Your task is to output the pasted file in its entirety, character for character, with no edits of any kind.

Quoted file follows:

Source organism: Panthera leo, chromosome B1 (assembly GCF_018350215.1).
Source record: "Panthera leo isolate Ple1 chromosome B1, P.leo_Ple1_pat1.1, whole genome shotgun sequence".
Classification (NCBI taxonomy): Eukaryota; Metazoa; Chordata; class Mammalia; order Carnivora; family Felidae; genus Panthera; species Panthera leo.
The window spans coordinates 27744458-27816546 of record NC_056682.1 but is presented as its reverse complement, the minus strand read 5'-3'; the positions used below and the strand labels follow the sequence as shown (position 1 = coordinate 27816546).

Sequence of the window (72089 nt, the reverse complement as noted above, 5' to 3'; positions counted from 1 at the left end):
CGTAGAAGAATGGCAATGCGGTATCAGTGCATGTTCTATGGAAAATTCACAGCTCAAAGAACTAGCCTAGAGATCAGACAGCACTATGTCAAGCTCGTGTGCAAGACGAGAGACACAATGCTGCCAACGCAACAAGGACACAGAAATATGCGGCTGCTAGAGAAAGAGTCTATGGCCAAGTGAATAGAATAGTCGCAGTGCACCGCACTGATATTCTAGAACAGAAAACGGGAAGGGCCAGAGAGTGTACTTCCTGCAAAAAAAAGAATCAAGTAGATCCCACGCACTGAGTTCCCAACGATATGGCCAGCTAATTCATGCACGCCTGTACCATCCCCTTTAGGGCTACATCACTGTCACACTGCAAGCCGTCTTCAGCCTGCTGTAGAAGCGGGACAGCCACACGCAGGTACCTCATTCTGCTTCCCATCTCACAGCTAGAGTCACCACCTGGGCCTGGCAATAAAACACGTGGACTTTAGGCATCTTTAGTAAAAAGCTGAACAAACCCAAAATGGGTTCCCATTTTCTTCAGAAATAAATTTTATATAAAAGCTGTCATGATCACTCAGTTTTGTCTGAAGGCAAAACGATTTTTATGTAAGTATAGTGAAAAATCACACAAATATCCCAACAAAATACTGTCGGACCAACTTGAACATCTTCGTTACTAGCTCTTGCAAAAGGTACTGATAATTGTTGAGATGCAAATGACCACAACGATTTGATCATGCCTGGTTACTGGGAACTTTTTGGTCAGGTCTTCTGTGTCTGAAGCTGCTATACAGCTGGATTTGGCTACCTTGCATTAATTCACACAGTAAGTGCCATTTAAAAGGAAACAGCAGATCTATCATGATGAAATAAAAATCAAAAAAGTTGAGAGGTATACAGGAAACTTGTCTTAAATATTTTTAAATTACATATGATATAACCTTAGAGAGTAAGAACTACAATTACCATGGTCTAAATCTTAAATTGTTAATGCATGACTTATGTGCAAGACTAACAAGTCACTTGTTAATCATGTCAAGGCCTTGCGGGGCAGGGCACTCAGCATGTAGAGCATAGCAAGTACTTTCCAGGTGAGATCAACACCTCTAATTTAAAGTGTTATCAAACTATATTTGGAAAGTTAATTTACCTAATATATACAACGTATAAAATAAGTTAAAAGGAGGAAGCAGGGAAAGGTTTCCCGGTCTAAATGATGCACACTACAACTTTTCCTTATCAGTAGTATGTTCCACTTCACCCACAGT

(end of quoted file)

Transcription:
Source organism: Panthera leo, chromosome B1 (assembly GCF_018350215.1).
Source record: "Panthera leo isolate Ple1 chromosome B1, P.leo_Ple1_pat1.1, whole genome shotgun sequence".
Classification (NCBI taxonomy): Eukaryota; Metazoa; Chordata; class Mammalia; order Carnivora; family Felidae; genus Panthera; species Panthera leo.
The window spans coordinates 27744458-27816546 of record NC_056682.1 but is presented as its reverse complement, the minus strand read 5'-3'; the positions used below and the strand labels follow the sequence as shown (position 1 = coordinate 27816546).

Sequence of the window (72089 nt, the reverse complement as noted above, 5' to 3'; positions counted from 1 at the left end):
CGTAGAAGAATGGCAATGCGGTATCAGTGCATGTTCTATGGAAAATTCACAGCTCAAAGAACTAGCCTAGAGATCAGACAGCACTATGTCAAGCTCGTGTGCAAGACGAGAGACACAATGCTGCCAACGCAACAAGGACACAGAAATATGCGGCTGCTAGAGAAAGAGTCTATGGCCAAGTGAATAGAATAGTCGCAGTGCACCGCACTGATATTCTAGAACAGAAAACGGGAAGGGCCAGAGAGTGTACTTCCTGCAAAAAAAAGAATCAAGTAGATCCCACGCACTGAGTTCCCAACGATATGGCCAGCTAATTCATGCACGCCTGTACCATCCCCTTTAGGGCTACATCACTGTCACACTGCAAGCCGTCTTCAGCCTGCTGTAGAAGCGGGACAGCCACACGCAGGTACCTCATTCTGCTTCCCATCTCACAGCTAGAGTCACCACCTGGGCCTGGCAATAAAACACGTGGACTTTAGGCATCTTTAGTAAAAAGCTGAACAAACCCAAAATGGGTTCCCATTTTCTTCAGAAATAAATTTTATATAAAAGCTGTCATGATCACTCAGTTTTGTCTGAAGGCAAAACGATTTTTATGTAAGTATAGTGAAAAATCACACAAATATCCCAACAAAATACTGTCGGACCAACTTGAACATCTTCGTTACTAGCTCTTGCAAAAGGTACTGATAATTGTTGAGATGCAAATGACCACAACGATTTGATCATGCCTGGTTACTGGGAACTTTTTGGTCAGGTCTTCTGTGTCTGAAGCTGCTATACAGCTGGATTTGGCTACCTTGCATTAATTCACACAGTAAGTGCCATTTAAAAGGAAACAGCAGATCTATCATGATGAAATAAAAATCAAAAAAGTTGAGAGGTATACAGGAAACTTGTCTTAAATATTTTTAAATTACATATGATATAACCTTAGAGAGTAAGAACTACAATTACCATGGTCTAAATCTTAAATTGTTAATGCATGACTTATGTGCAAGACTAACAAGTCACTTGTTAATCATGTCAAGGCCTTGCGGGGCAGGGCACTCAGCATGTAGAGCATAGCAAGTACTTTCCAGGTGAGATCAACACCTCTAATTTAAAGTGTTATCAAACTATATTTGGAAAGTTAATTTACCTAATATATACAACGTATAAAATAAGTTAAAAGGAGGAAGCAGGGAAAGGTTTCCCGGTCTAAATGATGCACACTACAACTTTTCCTTATCAGTAGTATGTTCCACTTCACCCACAGT